Reuse vs Recycle – Which is Better for the Environment?
Should you reuse or recycle is a question asked when trying to reduce your carbon footprint. Although we are aware of what needs to be done, many of us still struggle with practising the best ways of truly making a difference to the planet. Here’s a short breakdown to help.
Food Packaging: Reuse and Recycle
When it comes to grocery shopping, it’s incredibly difficult to avoid packaging, despite the rise in refillable options from both independents and supermarkets. The minefield of different types of packaging and what can and can’t be recycled is hard to navigate so it’s better to avoid prepacked food where you can. Examples include:
- Loose fruit and veg in paper or reusable or biodegradable bags.
- Butchers section for meat where you can take your own reusable wraps or boxes.
- Loose items in freezers. Delis, farm shops and independent stores often have loose freezer items to select from.
Clothes should have a longer shelf life but the increase in fast fashion has meant textiles ending up in landfills are now one of the highest polluters of the planet. Clothing should be reused where possible as textiles can take over 200 years to decompose and the dyes and fibres that are released, have a knock-on effect for even longer.
Find ways to reuse your clothing even when they’re past their best is relatively fuss-free;
- Look for a local seamstress who can repair ripped items, adjust the size of your clothes, or even turn them into something brand new.
- Research artists who can paint funky designs over stains or marks. We Are Hairy People provide a service, including personalised pet portraits on clothing.
- For good quality clothing, donate to charity and let someone else get enjoyment from your garments.
Most well-made furniture shouldn’t have to be thrown away but can be reused in different forms. Many programmes are showing how items that were destined for the tip can be transformed into new and exciting pieces.
- Sofas, chairs and footstools can all be recovered and transformed at a small cost.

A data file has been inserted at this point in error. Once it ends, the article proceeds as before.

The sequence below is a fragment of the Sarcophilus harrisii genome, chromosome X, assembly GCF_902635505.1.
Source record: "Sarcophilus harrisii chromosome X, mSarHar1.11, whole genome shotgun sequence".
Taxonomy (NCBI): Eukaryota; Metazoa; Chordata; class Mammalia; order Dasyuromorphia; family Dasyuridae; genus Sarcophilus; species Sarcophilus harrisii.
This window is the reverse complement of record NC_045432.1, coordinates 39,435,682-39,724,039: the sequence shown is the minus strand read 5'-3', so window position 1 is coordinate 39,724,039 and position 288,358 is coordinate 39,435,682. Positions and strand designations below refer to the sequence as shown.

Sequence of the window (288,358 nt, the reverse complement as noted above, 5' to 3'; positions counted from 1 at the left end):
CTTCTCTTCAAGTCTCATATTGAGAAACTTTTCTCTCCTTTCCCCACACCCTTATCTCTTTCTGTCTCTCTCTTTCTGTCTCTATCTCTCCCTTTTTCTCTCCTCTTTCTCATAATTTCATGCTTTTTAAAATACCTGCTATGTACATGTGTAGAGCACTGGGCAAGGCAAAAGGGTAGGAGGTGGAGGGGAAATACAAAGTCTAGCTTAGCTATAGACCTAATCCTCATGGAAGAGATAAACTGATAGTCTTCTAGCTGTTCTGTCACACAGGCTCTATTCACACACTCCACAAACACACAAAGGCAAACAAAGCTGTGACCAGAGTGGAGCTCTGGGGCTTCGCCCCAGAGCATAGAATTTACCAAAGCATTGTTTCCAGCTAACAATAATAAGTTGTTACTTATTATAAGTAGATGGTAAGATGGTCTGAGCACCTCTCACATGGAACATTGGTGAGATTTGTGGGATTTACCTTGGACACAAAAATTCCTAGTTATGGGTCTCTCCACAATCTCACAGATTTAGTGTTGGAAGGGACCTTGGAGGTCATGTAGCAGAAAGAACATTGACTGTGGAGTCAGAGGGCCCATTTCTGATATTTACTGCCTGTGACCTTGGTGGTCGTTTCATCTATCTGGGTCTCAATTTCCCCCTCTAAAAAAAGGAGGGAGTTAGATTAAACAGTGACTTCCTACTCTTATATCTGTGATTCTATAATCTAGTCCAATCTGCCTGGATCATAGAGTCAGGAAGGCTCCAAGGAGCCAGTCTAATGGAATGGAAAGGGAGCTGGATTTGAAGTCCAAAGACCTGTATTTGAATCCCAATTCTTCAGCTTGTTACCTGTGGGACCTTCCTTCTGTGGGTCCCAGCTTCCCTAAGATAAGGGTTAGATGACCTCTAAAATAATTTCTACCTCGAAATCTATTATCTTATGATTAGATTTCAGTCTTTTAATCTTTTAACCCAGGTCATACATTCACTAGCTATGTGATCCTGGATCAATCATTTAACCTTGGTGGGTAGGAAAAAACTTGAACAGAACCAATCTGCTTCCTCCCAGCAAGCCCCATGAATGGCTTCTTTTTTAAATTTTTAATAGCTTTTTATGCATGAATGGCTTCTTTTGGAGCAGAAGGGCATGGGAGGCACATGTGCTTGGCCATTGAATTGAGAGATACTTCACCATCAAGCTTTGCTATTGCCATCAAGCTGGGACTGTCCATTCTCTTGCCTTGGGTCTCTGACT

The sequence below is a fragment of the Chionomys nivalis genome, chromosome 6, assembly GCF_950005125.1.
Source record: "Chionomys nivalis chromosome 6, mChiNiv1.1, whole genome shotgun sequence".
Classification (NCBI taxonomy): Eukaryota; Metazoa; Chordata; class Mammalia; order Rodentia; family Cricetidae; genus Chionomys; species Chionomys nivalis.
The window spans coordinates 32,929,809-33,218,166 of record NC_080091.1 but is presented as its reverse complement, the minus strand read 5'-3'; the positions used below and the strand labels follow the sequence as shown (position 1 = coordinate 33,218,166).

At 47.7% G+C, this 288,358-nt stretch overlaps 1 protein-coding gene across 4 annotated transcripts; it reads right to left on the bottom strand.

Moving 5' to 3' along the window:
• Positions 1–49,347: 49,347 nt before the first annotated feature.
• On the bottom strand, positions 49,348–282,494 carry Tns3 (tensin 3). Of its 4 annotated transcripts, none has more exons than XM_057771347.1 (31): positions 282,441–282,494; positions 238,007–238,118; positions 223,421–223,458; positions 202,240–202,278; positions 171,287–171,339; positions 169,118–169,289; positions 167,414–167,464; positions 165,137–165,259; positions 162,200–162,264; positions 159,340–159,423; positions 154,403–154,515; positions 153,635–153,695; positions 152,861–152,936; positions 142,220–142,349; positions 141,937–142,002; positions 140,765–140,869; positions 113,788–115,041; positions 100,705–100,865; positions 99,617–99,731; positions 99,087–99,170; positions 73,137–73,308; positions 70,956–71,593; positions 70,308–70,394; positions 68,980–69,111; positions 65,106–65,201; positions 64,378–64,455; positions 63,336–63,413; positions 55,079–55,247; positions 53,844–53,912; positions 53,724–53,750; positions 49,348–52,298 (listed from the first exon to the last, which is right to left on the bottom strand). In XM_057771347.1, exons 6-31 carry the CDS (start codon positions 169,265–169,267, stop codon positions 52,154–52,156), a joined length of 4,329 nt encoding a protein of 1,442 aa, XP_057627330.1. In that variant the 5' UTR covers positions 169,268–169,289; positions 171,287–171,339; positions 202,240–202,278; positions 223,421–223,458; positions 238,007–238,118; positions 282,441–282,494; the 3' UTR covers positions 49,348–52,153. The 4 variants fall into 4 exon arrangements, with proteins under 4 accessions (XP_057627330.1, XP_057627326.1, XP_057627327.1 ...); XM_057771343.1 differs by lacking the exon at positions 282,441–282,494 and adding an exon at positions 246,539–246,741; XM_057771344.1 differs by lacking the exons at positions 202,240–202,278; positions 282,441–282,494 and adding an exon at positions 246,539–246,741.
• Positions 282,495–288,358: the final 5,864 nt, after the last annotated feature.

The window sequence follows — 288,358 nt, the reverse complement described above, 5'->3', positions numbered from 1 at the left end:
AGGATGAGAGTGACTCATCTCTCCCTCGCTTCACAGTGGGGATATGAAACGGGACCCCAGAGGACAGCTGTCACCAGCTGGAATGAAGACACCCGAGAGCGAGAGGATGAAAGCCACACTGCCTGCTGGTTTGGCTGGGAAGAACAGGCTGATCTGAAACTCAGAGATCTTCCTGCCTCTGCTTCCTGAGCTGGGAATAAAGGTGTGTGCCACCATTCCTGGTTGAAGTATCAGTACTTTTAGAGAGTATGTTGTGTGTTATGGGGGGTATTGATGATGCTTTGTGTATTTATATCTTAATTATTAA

- Cupboards, drawers and wardrobes are perfect for upcycling into new pieces. Adding different handles, painting a new colour or adding different feet can give items a new look.
- IKEA hacks are a great way to reuse furniture that maybe was created to last. Research how people have used DIY furniture to make something unique.
Single-Use Plastic: Recycle
This is a broad spectrum, but most single use plastic is just that, one time use. Plastic bottles that are reused and subjected to different temperatures can be unhealthy for you and the environment. Some people repurpose single use plastic and reuse it in inventive ways such as plant markers, hair curlers or as cooking apparatus, but eventually, the durability ends and it’s then more likely to end up in the bin, adding to the problem.
Understanding more about the type of plastic you’re buying and whether it’s able to be recycled is step one and opting for alternatives is always preferred, but sometimes it’s not possible.
Paper: Reuse and Recycle
Most paper is best to be recycled as it can be done many, many times before it’s unusable. Also, the process of recycling paper uses 40% less energy than making it from scratch. Paper products can almost always be recycled and are widely accepted through most household recycling schemes so here’s what you can add;
- Cardboard – any food contaminated cardboard can’t be recycled
- Printer paper
- Toilet roll tubes, tissue boxes
But, if you can reuse paper then it’s also best to do so. Reuse paper products such as:
- Wrapping paper. If it doesn’t pass the scrunch test, then try to reuse it. According to Recycle Now if you scrunch paper and it doesn’t spring back, it can be recycled.
- Cardboard boxes
- Packing paper
Generally, reusing an item is better for the environment as it slows the demand for constant production and gets the most out of an item before it’s discarded. In some cases, however, recycling needs to occur, and you should always opt to recycle over simple throwing it in the bin. We hope our guide has made it clearer in terms of what you can reuse and recycle and help make a different to the planet.